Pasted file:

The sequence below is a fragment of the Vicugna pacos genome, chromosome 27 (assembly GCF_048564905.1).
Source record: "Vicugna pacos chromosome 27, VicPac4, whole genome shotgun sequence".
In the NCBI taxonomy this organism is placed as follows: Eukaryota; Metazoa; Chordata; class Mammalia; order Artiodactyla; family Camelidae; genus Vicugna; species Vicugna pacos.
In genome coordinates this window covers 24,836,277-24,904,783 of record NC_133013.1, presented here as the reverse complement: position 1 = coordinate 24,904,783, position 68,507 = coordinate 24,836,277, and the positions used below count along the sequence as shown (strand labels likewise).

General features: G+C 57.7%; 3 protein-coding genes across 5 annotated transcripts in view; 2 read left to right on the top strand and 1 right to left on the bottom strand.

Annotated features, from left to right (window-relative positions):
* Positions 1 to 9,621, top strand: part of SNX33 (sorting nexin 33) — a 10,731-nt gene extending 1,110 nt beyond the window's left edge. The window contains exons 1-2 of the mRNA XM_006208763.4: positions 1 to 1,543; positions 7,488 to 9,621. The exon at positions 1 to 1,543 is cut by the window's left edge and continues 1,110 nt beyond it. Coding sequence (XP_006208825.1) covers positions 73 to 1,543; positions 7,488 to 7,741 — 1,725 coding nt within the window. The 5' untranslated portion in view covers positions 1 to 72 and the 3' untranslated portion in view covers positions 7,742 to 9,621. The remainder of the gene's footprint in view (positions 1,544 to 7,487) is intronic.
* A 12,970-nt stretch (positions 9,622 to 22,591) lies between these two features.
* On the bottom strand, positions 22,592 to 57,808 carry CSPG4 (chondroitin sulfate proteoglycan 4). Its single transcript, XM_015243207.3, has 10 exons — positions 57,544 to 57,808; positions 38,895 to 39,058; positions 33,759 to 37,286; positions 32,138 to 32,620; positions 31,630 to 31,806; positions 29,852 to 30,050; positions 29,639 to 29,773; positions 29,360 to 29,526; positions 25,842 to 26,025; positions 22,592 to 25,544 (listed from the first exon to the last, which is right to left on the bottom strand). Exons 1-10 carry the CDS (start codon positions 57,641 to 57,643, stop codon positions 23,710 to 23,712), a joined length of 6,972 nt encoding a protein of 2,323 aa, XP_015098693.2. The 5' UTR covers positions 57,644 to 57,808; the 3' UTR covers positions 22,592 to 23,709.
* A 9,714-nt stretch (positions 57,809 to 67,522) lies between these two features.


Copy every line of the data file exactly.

The sequence below is a fragment of the Vicugna pacos genome, chromosome 27 (assembly GCF_048564905.1).
Source record: "Vicugna pacos chromosome 27, VicPac4, whole genome shotgun sequence".
In the NCBI taxonomy this organism is placed as follows: Eukaryota; Metazoa; Chordata; class Mammalia; order Artiodactyla; family Camelidae; genus Vicugna; species Vicugna pacos.
In genome coordinates this window covers 24,836,277-24,904,783 of record NC_133013.1, presented here as the reverse complement: position 1 = coordinate 24,904,783, position 68,507 = coordinate 24,836,277, and the positions used below count along the sequence as shown (strand labels likewise).

General features: G+C 57.7%; 3 protein-coding genes across 5 annotated transcripts in view; 2 read left to right on the top strand and 1 right to left on the bottom strand.

Annotated features, from left to right (window-relative positions):
* Positions 1 to 9,621, top strand: part of SNX33 (sorting nexin 33) — a 10,731-nt gene extending 1,110 nt beyond the window's left edge. The window contains exons 1-2 of the mRNA XM_006208763.4: positions 1 to 1,543; positions 7,488 to 9,621. The exon at positions 1 to 1,543 is cut by the window's left edge and continues 1,110 nt beyond it. Coding sequence (XP_006208825.1) covers positions 73 to 1,543; positions 7,488 to 7,741 — 1,725 coding nt within the window. The 5' untranslated portion in view covers positions 1 to 72 and the 3' untranslated portion in view covers positions 7,742 to 9,621. The remainder of the gene's footprint in view (positions 1,544 to 7,487) is intronic.
* A 12,970-nt stretch (positions 9,622 to 22,591) lies between these two features.
* On the bottom strand, positions 22,592 to 57,808 carry CSPG4 (chondroitin sulfate proteoglycan 4). Its single transcript, XM_015243207.3, has 10 exons — positions 57,544 to 57,808; positions 38,895 to 39,058; positions 33,759 to 37,286; positions 32,138 to 32,620; positions 31,630 to 31,806; positions 29,852 to 30,050; positions 29,639 to 29,773; positions 29,360 to 29,526; positions 25,842 to 26,025; positions 22,592 to 25,544 (listed from the first exon to the last, which is right to left on the bottom strand). Exons 1-10 carry the CDS (start codon positions 57,641 to 57,643, stop codon positions 23,710 to 23,712), a joined length of 6,972 nt encoding a protein of 2,323 aa, XP_015098693.2. The 5' UTR covers positions 57,644 to 57,808; the 3' UTR covers positions 22,592 to 23,709.
* A 9,714-nt stretch (positions 57,809 to 67,522) lies between these two features.